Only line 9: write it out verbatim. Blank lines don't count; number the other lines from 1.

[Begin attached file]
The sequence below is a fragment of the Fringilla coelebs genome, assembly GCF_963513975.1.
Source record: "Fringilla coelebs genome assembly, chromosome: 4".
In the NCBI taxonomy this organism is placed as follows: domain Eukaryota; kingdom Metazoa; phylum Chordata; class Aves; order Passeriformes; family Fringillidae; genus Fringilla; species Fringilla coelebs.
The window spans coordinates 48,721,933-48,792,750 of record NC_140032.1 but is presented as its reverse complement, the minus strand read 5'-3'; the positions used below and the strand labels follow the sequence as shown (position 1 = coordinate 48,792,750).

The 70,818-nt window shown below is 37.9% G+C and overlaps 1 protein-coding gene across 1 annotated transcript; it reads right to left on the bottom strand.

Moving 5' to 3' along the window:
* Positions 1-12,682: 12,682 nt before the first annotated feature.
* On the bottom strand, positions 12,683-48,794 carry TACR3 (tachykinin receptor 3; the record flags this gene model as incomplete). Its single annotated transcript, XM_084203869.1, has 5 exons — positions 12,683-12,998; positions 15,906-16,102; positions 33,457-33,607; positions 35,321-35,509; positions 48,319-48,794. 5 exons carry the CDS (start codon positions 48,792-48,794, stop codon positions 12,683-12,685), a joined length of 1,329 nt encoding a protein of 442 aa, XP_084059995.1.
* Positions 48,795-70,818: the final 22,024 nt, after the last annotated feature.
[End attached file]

* Positions 48,795-70,818: the final 22,024 nt, after the last annotated feature.